Tamiflu shows effectiveness in infants

German researchers have announced that Tamiflu given to infants hospitalized with influenza had similar benefits to those in older children, though mild gastrointestinal symptoms were a common side effect.

This latest research, reported by CIDRAP News, stemmed from a retrospective review of 157 babies hospitalized with seasonal influenza infections through five flu seasons - 2003 through 2007 - at a German teaching hospital.

The findings, reported in the June issue of Pediatric Infectious Disease Journal, were based on infants who were confirmed to have the flu by rapid influenza testing. All of the infants were administered oseltamivir within 48 hours of the onset of symptoms. The drug was administered twice daily for five days.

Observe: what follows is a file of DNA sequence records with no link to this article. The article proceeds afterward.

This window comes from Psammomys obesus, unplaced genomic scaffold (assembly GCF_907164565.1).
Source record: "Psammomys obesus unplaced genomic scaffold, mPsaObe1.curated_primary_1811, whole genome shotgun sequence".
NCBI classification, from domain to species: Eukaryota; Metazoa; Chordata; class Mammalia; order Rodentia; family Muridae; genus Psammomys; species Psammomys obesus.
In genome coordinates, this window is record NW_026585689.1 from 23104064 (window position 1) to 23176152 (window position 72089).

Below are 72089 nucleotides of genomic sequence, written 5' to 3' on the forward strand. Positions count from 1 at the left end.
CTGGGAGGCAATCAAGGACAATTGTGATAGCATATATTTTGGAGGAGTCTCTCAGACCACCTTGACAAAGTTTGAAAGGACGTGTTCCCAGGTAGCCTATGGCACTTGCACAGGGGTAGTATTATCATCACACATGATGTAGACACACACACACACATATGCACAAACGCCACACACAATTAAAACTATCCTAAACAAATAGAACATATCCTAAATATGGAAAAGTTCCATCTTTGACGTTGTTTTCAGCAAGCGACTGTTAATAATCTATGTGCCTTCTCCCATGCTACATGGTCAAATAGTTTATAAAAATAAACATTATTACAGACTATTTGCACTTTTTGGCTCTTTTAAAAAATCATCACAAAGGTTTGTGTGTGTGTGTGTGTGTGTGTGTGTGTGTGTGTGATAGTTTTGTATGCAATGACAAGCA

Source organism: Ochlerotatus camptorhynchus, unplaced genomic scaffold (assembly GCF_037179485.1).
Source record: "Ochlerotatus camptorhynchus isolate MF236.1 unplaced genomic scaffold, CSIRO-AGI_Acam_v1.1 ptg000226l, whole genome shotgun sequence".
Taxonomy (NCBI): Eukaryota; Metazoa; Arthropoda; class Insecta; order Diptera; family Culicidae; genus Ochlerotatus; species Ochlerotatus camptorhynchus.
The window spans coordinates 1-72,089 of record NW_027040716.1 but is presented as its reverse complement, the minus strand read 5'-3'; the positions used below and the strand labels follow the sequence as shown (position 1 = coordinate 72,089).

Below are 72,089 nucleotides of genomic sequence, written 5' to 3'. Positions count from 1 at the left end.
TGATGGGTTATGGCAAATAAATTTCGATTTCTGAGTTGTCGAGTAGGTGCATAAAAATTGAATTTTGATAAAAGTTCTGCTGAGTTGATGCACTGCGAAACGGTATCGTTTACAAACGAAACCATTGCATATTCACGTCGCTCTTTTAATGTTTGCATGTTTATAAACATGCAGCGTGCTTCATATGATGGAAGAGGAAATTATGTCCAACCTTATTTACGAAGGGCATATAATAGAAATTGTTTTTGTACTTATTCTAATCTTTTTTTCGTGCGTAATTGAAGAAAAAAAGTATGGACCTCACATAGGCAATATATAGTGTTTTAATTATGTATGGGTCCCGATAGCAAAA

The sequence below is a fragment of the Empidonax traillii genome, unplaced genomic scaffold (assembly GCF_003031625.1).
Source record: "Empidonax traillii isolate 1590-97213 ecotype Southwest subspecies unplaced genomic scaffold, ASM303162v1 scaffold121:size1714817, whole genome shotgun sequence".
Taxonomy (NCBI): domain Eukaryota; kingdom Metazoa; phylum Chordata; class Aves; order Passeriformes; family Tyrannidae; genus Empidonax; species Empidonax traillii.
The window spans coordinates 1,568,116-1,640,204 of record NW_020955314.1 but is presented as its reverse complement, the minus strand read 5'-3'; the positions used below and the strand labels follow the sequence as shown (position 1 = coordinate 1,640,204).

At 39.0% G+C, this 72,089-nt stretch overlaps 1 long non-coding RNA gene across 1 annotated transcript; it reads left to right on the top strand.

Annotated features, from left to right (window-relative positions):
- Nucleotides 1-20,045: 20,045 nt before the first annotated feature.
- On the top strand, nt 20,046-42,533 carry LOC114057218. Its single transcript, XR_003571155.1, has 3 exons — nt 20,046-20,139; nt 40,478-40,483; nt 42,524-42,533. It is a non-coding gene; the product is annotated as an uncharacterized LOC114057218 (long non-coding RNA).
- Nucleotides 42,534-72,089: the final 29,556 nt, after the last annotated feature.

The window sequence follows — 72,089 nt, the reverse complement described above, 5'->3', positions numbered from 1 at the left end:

Symptoms the children did not have upon entering the hospital were observed in half of the infants, including vomiting and mild diarrhea. Eleven of the infants displayed gastrointestinal infections.

Approximately 82 percent of the patients receiving oseltamivir within 24 hours of symptom onset saw body temperatures decrease to 100.4 degrees or below within 36 hours of administration. Body temperature dropped in eight other patients within 48 hours.

The findings, CIDRAP reports, were comparable to those in children older than one year.

Additionally, a greater risk of central nervous system disorders was not discovered, which had been a problem that some Japanese studies had suggested.